Ok, so I saw an interview on youtube with some dude advocating teachers in the US should have firearms and be taught how to use them. As an outsider all I can say is that line of thinking boggles my mind, if a deranged killer is going to go around and shoot up a school it wouldn't matter how many teachers had firearms and proper training, that nut job is going to do it regardless. If every teacher had firearms that would suddenly make a psycho rethink his actions? Seriously? All that would do is put more people in harms way, the more guns you have in a volatile situation such as that the bigger the risk is to everyone else, the situation becomes worse. For argument sake lets say teachers are given firearms, what person would want to work in an environment like that? The risk of death or injury is accepted in law enforcement and the military, it comes with the occupation, but teaching? It seems like the answer is a plain as the nose on a face but for whatever reason people in the US don't want to admit it or worse don't want to do it because they equate it to 'losing their freedom'. God, I'm glad kids in my country don't have to put up with the same risks.

Thundercrack85 12-22-2012 01:37 AM

Re: Discussion: The Second Amendment II
 
I think people need to calm down, and look at the figures. School shootings are rare. It was until now, almost unheard of for someone to shoot up an elementary school.

High schools are a different matter. Most already have armed police. But they're not there to be on the look out for random spree killers.

The notion that there should be armed security at every elementary school is ridiculous. Not to mention unfeasible.

The idea of arming every elementary school teacher is even more ridiculous.

Hawkingbird 12-22-2012 02:41 AM

Re: Discussion: The Second Amendment II
 
Do you think guns will ever be de-legalized? I know control seems to be being speculated, but does anyone think all states will ever agree to change the constitution?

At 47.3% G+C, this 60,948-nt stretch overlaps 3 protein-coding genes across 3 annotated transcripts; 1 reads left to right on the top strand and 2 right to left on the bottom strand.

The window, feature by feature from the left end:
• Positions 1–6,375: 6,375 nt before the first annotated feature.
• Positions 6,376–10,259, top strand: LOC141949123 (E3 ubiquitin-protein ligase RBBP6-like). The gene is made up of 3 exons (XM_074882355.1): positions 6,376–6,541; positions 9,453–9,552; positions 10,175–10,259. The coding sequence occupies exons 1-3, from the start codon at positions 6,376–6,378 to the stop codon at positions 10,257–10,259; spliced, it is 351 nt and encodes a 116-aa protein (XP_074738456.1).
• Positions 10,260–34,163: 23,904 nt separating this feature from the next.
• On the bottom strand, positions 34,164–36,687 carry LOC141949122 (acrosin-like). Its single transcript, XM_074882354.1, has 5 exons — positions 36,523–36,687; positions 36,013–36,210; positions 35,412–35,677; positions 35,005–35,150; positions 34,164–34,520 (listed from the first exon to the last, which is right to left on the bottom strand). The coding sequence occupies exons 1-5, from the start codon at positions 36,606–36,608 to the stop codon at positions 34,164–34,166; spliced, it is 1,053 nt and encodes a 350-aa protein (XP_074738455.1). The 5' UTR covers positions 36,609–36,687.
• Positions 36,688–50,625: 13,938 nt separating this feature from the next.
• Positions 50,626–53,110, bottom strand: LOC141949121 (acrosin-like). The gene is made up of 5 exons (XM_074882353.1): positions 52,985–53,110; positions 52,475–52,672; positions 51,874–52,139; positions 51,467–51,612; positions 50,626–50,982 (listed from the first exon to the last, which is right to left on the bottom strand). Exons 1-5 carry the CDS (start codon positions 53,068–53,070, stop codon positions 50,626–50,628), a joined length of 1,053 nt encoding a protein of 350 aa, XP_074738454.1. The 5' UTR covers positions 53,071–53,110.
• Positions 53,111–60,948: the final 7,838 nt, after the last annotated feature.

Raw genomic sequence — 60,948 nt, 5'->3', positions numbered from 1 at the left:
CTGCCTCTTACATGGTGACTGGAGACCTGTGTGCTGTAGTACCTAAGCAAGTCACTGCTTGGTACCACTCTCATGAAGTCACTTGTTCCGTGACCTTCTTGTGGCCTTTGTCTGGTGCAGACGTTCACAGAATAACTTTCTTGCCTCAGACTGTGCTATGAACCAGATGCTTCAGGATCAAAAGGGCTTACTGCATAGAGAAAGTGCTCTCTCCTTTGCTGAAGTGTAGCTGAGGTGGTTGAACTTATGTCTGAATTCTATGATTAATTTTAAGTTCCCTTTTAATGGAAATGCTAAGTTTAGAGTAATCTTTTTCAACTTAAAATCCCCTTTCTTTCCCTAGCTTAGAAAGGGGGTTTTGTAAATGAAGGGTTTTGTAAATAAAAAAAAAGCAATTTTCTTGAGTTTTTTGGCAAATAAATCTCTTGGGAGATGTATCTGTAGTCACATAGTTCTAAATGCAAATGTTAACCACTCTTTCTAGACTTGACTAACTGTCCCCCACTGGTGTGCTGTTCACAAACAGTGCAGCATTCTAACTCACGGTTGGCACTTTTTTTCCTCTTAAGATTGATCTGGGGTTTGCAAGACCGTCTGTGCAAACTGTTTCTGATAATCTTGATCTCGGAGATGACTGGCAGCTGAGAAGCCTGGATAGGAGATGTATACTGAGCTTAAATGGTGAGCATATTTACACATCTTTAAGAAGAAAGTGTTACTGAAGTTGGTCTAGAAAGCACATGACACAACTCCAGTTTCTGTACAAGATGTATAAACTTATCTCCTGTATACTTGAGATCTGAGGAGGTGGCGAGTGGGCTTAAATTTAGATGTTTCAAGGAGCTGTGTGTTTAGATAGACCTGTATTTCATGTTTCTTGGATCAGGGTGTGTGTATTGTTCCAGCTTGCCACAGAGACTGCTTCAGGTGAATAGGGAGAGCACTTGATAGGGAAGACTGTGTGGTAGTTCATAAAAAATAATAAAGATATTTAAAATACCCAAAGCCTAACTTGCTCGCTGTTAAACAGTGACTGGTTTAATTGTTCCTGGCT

Thundercrack85 12-22-2012 03:20 AM

Re: Discussion: The Second Amendment II
 
Unlikely. Even most people in favor of gun control seem reluctant to go that far.

Some future technologies will shake things up though. Right now they have prototype "smart guns". They make use of sensors (some more sophisticated than others) so that only the gun's owner (or designated user) can fire them.

Over the next 20 years, those will become a lot more common, if not standardized.

Still, the first semiautomatic handgun still works fine today (100+ years later). And we have some 150-year old revolvers that still work, so the guns we have now will work well into the 2100's.

dnno1 12-22-2012 08:06 AM

Re: Discussion: The Second Amendment II
 
Quote:

Originally Posted by Hawkingbird (Post 24891275)
Do you think guns will ever be de-legalized? I know control seems to be being speculated, but does anyone think all states will ever agree to change the constitution?

I don't think that is really the issue here. What most people want is the assurance that a firearm won't get into the hands of a criminal nor someone who is mentally ill and if they do have one, that is be seized.

Quote:

Originally Posted by Thundercrack85 (Post 24891183)
I think people need to calm down, and look at the figures. School shootings are rare. It was until now, almost unheard of for someone to shoot up an elementary school.